Once that's done -- in the 2030s -- work could start on another $4.3 billion in projects that Congress has authorized but not funded.
Even the extended timeline is jeopardized because another $1 billion has been added to the cost of the Corps' top priority: replacing two Depression-era locks on the Ohio River near Olmsted, Ill., the nation's busiest stretch of river.
Because the $3.1 billion Olmsted project gets most of the $170 million the Corps receives each year for major projects, it will cost more and take longer to complete the Corps' No. 2 priority: the project on the Monongahela authorized by Congress in 1992.
A new dam at Braddock already has been completed. But the work not yet done includes eliminating the 105-year-old locks and dam at Elizabeth, and building two new locks to replace the Depression-vintage lock at Charleroi.
When the project was approved, it was expected to be completed in 2004 at a cost of $750 million.
Because of funding shortfalls, the Lower Mon project is now estimated to cost a minimum of $1.4 billion and will be completed in 2024 at the earliest, 20 years behind schedule.
Steve Fritz, the Corps official managing the project, said if Congress authorizes only minimum annual funding, work will drag into the 2030s and cost upward of $1.7 billion. "The longer you go into the 2030s, the higher that number will climb," Mr. Fritz said.
By then, the Elizabeth lock and dam -- built to last 50 years -- would be nearly 125 years old.
"The poster child for the river system is the Lower Mon project," said Michael Hennessey, chairman of the National Waterways Foundation, a research group funded by companies that move goods on rivers.
Debilitated locks and dams are part of a larger national problem: the lack of funding to repair or replace aging infrastructure that the economy depends on. In 2009, the American Society of Civil Engineers put a $2.2 trillion price tag on fixing roads, bridges, locks and other infrastructure.
Because many lawmakers elected in 2010 promised to slash the federal budget deficit without increasing taxes, it is unlikely that money will be forthcoming for infrastructure improvements.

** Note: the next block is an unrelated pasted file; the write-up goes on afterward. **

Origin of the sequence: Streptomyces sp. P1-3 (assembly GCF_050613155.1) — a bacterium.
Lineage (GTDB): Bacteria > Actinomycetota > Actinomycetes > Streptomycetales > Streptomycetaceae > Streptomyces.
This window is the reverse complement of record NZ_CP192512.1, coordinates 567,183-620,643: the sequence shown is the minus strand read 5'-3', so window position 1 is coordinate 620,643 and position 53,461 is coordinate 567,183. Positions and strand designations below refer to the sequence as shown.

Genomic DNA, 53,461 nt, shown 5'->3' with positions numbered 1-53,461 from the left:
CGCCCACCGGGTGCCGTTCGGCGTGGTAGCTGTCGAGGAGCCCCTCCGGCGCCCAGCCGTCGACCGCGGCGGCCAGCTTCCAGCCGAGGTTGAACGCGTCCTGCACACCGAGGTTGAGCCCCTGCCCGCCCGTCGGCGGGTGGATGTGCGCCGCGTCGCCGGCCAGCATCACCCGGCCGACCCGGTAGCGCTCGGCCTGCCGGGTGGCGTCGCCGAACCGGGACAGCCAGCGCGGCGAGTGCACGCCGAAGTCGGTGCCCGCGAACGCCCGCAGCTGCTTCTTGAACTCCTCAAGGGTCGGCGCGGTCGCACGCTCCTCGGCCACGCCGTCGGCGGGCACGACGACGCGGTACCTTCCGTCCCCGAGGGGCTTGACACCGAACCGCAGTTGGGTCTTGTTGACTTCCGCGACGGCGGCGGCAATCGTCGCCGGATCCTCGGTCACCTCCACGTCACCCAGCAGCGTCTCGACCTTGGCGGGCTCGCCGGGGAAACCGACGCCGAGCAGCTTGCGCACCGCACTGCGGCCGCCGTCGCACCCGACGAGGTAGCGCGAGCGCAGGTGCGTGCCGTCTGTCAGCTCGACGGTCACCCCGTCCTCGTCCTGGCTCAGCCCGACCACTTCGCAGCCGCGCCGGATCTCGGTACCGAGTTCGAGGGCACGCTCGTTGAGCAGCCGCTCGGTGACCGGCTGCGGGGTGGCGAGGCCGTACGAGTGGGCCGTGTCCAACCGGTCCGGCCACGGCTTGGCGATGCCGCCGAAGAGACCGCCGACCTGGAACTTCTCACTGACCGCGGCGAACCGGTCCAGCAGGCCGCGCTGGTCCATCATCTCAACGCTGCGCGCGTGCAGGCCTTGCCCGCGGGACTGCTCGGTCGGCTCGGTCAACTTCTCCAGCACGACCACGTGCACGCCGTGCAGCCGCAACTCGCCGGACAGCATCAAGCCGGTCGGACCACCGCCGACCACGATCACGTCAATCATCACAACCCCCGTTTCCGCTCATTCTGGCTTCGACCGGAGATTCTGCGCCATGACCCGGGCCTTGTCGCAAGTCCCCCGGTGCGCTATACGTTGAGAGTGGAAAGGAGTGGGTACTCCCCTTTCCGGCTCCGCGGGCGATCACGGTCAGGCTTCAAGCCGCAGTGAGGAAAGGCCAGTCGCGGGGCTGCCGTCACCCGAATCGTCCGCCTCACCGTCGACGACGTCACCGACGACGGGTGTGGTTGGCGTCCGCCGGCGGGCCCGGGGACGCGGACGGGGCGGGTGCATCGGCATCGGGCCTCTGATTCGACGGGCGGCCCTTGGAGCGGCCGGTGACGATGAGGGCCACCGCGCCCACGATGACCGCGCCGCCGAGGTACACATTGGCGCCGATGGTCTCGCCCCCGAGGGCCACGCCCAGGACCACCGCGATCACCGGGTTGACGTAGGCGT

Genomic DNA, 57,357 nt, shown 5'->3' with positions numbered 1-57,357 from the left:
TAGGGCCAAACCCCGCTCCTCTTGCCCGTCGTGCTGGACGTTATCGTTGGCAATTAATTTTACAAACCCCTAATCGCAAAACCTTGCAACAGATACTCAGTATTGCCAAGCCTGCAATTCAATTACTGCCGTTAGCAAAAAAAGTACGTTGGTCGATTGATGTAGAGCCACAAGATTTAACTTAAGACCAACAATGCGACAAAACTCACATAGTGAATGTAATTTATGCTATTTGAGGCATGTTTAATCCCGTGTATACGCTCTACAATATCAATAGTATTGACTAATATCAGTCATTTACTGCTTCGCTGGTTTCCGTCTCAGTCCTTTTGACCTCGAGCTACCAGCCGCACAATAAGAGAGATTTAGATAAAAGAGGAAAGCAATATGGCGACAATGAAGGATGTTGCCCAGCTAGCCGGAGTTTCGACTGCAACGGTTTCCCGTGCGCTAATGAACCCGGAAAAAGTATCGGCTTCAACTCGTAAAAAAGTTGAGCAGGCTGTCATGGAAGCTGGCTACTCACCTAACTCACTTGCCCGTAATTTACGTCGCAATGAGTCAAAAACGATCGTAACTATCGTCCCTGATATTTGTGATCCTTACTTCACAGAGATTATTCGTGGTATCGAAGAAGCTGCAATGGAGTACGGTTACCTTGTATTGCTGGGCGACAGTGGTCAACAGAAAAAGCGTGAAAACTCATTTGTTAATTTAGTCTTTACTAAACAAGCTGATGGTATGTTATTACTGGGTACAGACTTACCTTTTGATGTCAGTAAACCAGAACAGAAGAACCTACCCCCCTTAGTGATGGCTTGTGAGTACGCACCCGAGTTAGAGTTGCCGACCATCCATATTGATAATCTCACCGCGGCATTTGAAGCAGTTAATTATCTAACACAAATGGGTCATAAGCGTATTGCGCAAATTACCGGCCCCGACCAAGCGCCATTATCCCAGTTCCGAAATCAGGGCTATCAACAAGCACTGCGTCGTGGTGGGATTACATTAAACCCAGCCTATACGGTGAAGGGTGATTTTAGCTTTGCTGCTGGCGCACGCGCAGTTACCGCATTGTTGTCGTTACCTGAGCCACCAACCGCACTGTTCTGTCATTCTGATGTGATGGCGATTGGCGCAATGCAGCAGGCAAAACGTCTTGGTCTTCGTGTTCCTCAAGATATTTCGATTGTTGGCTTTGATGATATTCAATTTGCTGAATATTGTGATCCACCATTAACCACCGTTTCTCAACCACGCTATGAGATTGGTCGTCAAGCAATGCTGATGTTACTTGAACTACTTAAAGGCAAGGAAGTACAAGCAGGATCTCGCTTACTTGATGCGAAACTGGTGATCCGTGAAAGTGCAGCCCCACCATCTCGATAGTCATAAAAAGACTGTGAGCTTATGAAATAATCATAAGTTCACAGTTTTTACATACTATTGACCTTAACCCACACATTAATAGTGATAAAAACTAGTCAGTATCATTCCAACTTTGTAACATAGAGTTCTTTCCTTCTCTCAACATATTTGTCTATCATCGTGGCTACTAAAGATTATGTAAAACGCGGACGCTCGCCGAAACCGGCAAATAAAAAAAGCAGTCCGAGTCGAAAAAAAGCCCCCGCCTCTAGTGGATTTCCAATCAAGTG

"It is a function of a kind of unfortunate mentality in this country where, over time, we have become a spending nation and not an investing nation," said Michael Steenhoek of the Soy Transportation Coalition, an industry group pushing for waterways improvements.
"We just need to get back to this mentality of being an investing nation. Great nations invest in themselves," he said.
Faced with flat funding, the Corps has adopted a "fix when fail" approach to maintaining locks and dams.
Take what happened at the Montgomery Dam on the Ohio River near Shippingport in 2006. A week after the Corps concluded that the dam had structural problems, a runaway barge hit it, damaging two of 10 100-foot-wide steel gates used to control the flow of water.
"Since that time, we've only had enough funds to put Band-Aids on the gates," said the Corps' Mr. Fisher. "We are at the border of 'fix when fail' and 'failing to fix.' "
With preventive maintenance crimped, barge operators face more frequent and longer delays as locks break down. On the Ohio River, the number of hours lost annually because of outages has tripled since 2000 to 80,000 hours, members of the House Committee on Transportation and Infrastructure were told last fall.
"I have never seen the disruptions to traffic we have now," said Martin T. Hettel, the American Electric Power manager responsible for moving coal on AEP barges to the Columbus, Ohio, utility's power plants.
The delays occur even though the Corps spends millions each year to keep outdated facilities functioning.
"That's just throwing money down a rat hole," said William Harder, a former navigation manager in the Corps' Great Lakes and Ohio River division who retired last year.
Dams are used to generate hydroelectric power and prevent flooding. They are also used to hold back water, creating a pool deep enough for barges to move up and down the river. Because the water level rises and falls at different points along rivers, locks are used to raise and lower barges depending on the depth of the river where they are coming from and the depth of the river where they are headed.
Mr. Hennessey said that if the dam at Elizabeth collapsed, "instead of having 9 or 10 feet for commercial navigation, you might have 2 feet and then everything stops."